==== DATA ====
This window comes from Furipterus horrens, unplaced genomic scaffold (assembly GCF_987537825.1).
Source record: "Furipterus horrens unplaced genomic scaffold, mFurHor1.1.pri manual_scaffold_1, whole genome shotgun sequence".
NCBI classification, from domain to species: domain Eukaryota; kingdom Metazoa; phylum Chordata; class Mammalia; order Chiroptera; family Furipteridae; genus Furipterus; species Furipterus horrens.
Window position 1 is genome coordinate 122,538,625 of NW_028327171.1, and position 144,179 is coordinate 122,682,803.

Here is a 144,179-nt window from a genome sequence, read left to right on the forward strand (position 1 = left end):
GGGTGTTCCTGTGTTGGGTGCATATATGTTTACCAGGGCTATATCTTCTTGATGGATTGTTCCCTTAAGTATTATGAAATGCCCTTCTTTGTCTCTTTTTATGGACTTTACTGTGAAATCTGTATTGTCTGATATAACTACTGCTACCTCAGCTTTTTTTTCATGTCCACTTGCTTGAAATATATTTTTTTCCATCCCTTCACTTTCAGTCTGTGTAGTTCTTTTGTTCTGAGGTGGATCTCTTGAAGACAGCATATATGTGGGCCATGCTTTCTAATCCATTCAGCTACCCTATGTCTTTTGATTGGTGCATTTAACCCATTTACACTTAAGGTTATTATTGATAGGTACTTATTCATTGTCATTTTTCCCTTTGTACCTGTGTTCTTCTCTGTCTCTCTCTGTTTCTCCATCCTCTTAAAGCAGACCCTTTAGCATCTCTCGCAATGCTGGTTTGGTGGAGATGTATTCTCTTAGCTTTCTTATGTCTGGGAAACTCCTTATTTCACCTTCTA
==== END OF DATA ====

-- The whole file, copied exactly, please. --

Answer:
This window comes from Furipterus horrens, unplaced genomic scaffold (assembly GCF_987537825.1).
Source record: "Furipterus horrens unplaced genomic scaffold, mFurHor1.1.pri manual_scaffold_1, whole genome shotgun sequence".
NCBI classification, from domain to species: domain Eukaryota; kingdom Metazoa; phylum Chordata; class Mammalia; order Chiroptera; family Furipteridae; genus Furipterus; species Furipterus horrens.
Window position 1 is genome coordinate 122,538,625 of NW_028327171.1, and position 144,179 is coordinate 122,682,803.

Here is a 144,179-nt window from a genome sequence, read left to right on the forward strand (position 1 = left end):
GGGTGTTCCTGTGTTGGGTGCATATATGTTTACCAGGGCTATATCTTCTTGATGGATTGTTCCCTTAAGTATTATGAAATGCCCTTCTTTGTCTCTTTTTATGGACTTTACTGTGAAATCTGTATTGTCTGATATAACTACTGCTACCTCAGCTTTTTTTTCATGTCCACTTGCTTGAAATATATTTTTTTCCATCCCTTCACTTTCAGTCTGTGTAGTTCTTTTGTTCTGAGGTGGATCTCTTGAAGACAGCATATATGTGGGCCATGCTTTCTAATCCATTCAGCTACCCTATGTCTTTTGATTGGTGCATTTAACCCATTTACACTTAAGGTTATTATTGATAGGTACTTATTCATTGTCATTTTTCCCTTTGTACCTGTGTTCTTCTCTGTCTCTCTCTGTTTCTCCATCCTCTTAAAGCAGACCCTTTAGCATCTCTCGCAATGCTGGTTTGGTGGAGATGTATTCTCTTAGCTTTCTTATGTCTGGGAAACTCCTTATTTCACCTTCTA